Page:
Journey By Arab Dhow, 1953
I was aboard a small vessel sailing along the Baluchistan coast of Pakistan, and was approaching the small port of Gwadar, which was situated in Pakistan, a tiny enclave that belonged to Oman.
I walked ashore and made my way to the police post. One of the guards then escorted me to the only visible large building in sight. This was the residence of the administrator of the territory of Gwadar. Reaching the front door, I was welcomed by the governor, who turned out to be a young Englishman.
In nearly all these enclaves that exist around the planet, they are almost always administered by “old school tie” Englishmen. These people are well suited for these posts, since they have an excellent background in languages.
This pleasant man introduced himself and said I could rest my head in one of the numerous bedrooms. He had been informed via bush telegraph of my impending arrival.
During dinner that evening, I spun my tale of adventure, which everybody wanted to hear. The governor said he would try to find an Arab dhow to take me to Oman. I must admit that I never understood why Oman controlled this small piece of land and, as the evening progressed, I gained no further insight.
For the next two days, I swam in the Indian ocean and played afternoon cricket against the local population.
The dhow that I was to travel in sailed into the port area, which was only a pontoon moored alongside the beach. The vessel was about 10 metres (33′) in length with a crew of three, including the captain. The dhow itself was an open-topped boat with no covering of any kind, something like a whaling boat. Essential accommodation consisted of squatting on the deck to eat meals and lying on the deck to sleep.
The voyage was to be along the coast of Pakistan towards Iran, actually in the Gulf of Oman, and was under a fierce blazing-hot sun. The main and only sail was hoisted and we moved silently along through the amazingly calm water. The crew took it in turns to cast a fishing line to attempt to catch some fish. All my meals consisted of boiled rice and fried fish, which was cooked over a small kerosene pressure stove. This was washed down with ample glasses of sweet black tea. Because I was now dining with Muslims, at all times I remembered to use my right hand to scoop the food from the metal plate.
The toilet arrangements were a small wooden box that sat right on the end of the vessel, and over the open sea. A hole in the floor was used to relieve oneself. At times, this was uncomfortable as the ship rocked in the waves.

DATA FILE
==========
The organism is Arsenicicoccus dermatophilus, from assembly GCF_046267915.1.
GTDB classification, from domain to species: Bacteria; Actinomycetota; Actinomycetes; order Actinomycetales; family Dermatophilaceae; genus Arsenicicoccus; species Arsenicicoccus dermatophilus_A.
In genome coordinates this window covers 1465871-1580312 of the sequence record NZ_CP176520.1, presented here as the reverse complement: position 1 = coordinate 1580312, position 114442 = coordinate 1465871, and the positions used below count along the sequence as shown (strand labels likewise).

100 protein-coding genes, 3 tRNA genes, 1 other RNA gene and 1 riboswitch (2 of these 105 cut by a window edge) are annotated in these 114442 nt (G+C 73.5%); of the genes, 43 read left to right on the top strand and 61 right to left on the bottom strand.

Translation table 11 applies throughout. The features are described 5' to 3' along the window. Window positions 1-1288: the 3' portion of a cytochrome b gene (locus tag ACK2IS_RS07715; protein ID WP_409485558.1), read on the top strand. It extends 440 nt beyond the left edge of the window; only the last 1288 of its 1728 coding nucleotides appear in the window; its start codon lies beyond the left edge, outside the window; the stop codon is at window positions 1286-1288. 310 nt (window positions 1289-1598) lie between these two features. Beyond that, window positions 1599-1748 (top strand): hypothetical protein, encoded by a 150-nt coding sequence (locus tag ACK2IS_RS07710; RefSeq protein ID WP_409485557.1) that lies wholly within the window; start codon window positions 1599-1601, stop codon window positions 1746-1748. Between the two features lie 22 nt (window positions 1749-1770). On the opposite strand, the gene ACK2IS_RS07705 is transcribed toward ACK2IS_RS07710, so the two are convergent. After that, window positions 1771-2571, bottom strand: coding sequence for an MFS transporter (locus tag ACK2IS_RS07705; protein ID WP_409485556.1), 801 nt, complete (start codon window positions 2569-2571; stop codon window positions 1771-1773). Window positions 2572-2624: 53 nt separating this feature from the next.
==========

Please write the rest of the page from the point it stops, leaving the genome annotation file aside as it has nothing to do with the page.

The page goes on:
Three days after leaving Gwadar, we turned away from the coastline and headed out into the open ocean to cross to the tip of Oman. This was a short journey, and an overnight sail took us to the other side. Sleeping on the deck at night was fascinating, looking up at the endless numbers of stars twinkling away in the clear sky above. I frequently observed illuminated phosphorous fish jumping out of the water and then swimming alongside us.
Once we reached the other side, near the tip of the peninsular, we had to shelter close to the coast because a very strong rip tide was surging and we would have no hope of getting around the peninsular in such fierce waves.
Two days were spent heaving-to in this manner. On the first night, a large dhow approached and anchored nearby. The captain of this dhow told me that his vessel was a slave ship which carried young African girls who had been captured on an expedition into Africa. These girls were destined for the interior of Saudi Arabia where they would be sold off to the highest bidder, and would end up being kept in various harems.
The captain assured my scepticism that this slave trade still existed, and that all of us on our dhow should avoid any contact. The reason being these slave traders were very protective of their trade, and there could be serious consequences for us all, should we be too inquisitive.
The weather changed, and we sailed the short distance to the only port in Oman. After saying goodbye to the crew of the Dhow, and thanking them for a wonderful voyage, I walked ashore and I was greeted by British army officers on a shopping expedition. At that time, this was a large English army and air force base.
Soon, I was conveyed by jeep to the camp and was bunked down in the non-commissioned officers’ quarters. Here, in the evening, I was entertained by the staff in the bar, knocking back a few beers, and was expected to repay their hospitality by telling of my adventures.
Surprisingly, I was introduced to the camp’s radio operator and was able to send a message to my parents in the UK. Most of the time, whilst I was travelling, my parents had no idea where I was. Of course, I sent letters whenever possible. Frequently, these took weeks to arrive.
The next morning. I was informed that a British cargo DC3 aircraft would soon be taking me into Iraq.
In this flight, I sat on the floor, since there were no seating arrangements. It was quite a thrill to travel in this manner. This flight was very short so was quickly over. Almost before I had time to think, we were descending and landing at Basra airport.
This illegal flight and entry into Iraq was subsequently to cause me no end of problems later when I encountered Iraqi officials!